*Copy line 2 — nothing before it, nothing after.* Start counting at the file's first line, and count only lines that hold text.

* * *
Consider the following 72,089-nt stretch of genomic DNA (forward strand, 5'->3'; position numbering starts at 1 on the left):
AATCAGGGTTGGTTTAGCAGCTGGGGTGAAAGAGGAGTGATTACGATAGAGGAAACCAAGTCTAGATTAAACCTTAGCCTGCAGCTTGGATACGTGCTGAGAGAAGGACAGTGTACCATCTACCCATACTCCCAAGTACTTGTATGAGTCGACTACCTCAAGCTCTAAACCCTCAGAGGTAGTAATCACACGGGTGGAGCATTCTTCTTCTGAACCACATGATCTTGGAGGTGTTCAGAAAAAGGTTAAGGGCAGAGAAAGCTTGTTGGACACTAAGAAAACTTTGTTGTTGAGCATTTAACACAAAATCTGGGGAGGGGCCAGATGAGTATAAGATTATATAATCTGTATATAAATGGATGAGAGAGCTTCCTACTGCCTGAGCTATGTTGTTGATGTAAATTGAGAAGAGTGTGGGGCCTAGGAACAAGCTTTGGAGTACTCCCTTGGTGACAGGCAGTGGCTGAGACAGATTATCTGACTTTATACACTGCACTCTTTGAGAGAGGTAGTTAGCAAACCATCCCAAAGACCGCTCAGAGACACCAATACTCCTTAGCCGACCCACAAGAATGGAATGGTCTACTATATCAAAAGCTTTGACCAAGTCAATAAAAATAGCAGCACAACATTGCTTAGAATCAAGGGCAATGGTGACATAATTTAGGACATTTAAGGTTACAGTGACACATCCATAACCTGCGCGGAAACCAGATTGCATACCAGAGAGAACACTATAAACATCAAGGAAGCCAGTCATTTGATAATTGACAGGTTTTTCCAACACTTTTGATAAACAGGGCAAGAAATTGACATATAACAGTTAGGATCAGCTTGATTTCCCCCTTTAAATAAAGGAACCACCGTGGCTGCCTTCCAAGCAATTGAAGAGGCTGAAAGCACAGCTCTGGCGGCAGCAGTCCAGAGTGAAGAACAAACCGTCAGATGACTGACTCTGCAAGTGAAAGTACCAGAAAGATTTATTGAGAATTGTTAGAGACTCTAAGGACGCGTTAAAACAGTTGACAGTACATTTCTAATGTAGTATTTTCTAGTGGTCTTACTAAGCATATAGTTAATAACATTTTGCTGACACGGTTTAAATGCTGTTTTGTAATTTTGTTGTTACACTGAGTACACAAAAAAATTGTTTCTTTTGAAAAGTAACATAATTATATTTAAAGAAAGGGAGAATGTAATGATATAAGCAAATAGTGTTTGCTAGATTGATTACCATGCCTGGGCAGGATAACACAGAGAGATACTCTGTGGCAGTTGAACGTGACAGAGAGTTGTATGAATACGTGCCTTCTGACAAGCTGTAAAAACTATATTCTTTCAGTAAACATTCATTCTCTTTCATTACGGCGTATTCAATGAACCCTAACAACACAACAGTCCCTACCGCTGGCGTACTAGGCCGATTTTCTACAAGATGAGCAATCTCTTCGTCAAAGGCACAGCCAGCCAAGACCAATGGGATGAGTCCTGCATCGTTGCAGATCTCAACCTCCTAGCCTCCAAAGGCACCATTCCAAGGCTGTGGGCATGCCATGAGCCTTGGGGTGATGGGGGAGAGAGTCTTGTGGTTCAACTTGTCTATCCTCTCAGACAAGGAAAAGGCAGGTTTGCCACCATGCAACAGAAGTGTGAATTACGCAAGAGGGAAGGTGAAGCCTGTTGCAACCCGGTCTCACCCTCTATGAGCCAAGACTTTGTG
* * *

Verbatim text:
AATCAGGGTTGGTTTAGCAGCTGGGGTGAAAGAGGAGTGATTACGATAGAGGAAACCAAGTCTAGATTAAACCTTAGCCTGCAGCTTGGATACGTGCTGAGAGAAGGACAGTGTACCATCTACCCATACTCCCAAGTACTTGTATGAGTCGACTACCTCAAGCTCTAAACCCTCAGAGGTAGTAATCACACGGGTGGAGCATTCTTCTTCTGAACCACATGATCTTGGAGGTGTTCAGAAAAAGGTTAAGGGCAGAGAAAGCTTGTTGGACACTAAGAAAACTTTGTTGTTGAGCATTTAACACAAAATCTGGGGAGGGGCCAGATGAGTATAAGATTATATAATCTGTATATAAATGGATGAGAGAGCTTCCTACTGCCTGAGCTATGTTGTTGATGTAAATTGAGAAGAGTGTGGGGCCTAGGAACAAGCTTTGGAGTACTCCCTTGGTGACAGGCAGTGGCTGAGACAGATTATCTGACTTTATACACTGCACTCTTTGAGAGAGGTAGTTAGCAAACCATCCCAAAGACCGCTCAGAGACACCAATACTCCTTAGCCGACCCACAAGAATGGAATGGTCTACTATATCAAAAGCTTTGACCAAGTCAATAAAAATAGCAGCACAACATTGCTTAGAATCAAGGGCAATGGTGACATAATTTAGGACATTTAAGGTTACAGTGACACATCCATAACCTGCGCGGAAACCAGATTGCATACCAGAGAGAACACTATAAACATCAAGGAAGCCAGTCATTTGATAATTGACAGGTTTTTCCAACACTTTTGATAAACAGGGCAAGAAATTGACATATAACAGTTAGGATCAGCTTGATTTCCCCCTTTAAATAAAGGAACCACCGTGGCTGCCTTCCAAGCAATTGAAGAGGCTGAAAGCACAGCTCTGGCGGCAGCAGTCCAGAGTGAAGAACAAACCGTCAGATGACTGACTCTGCAAGTGAAAGTACCAGAAAGATTTATTGAGAATTGTTAGAGACTCTAAGGACGCGTTAAAACAGTTGACAGTACATTTCTAATGTAGTATTTTCTAGTGGTCTTACTAAGCATATAGTTAATAACATTTTGCTGACACGGTTTAAATGCTGTTTTGTAATTTTGTTGTTACACTGAGTACACAAAAAAATTGTTTCTTTTGAAAAGTAACATAATTATATTTAAAGAAAGGGAGAATGTAATGATATAAGCAAATAGTGTTTGCTAGATTGATTACCATGCCTGGGCAGGATAACACAGAGAGATACTCTGTGGCAGTTGAACGTGACAGAGAGTTGTATGAATACGTGCCTTCTGACAAGCTGTAAAAACTATATTCTTTCAGTAAACATTCATTCTCTTTCATTACGGCGTATTCAATGAACCCTAACAACACAACAGTCCCTACCGCTGGCGTACTAGGCCGATTTTCTACAAGATGAGCAATCTCTTCGTCAAAGGCACAGCCAGCCAAGACCAATGGGATGAGTCCTGCATCGTTGCAGATCTCAACCTCCTAGCCTCCAAAGGCACCATTCCAAGGCTGTGGGCATGCCATGAGCCTTGGGGTGATGGGGGAGAGAGTCTTGTGGTTCAACTTGTCTATCCTCTCAGACAAGGAAAAGGCAGGTTTGCCACCATGCAACAGAAGTGTGAATTACGCAAGAGGGAAGGTGAAGCCTGTTGCAACCCGGTCTCACCCTCTATGAGCCAAGACTTTGTG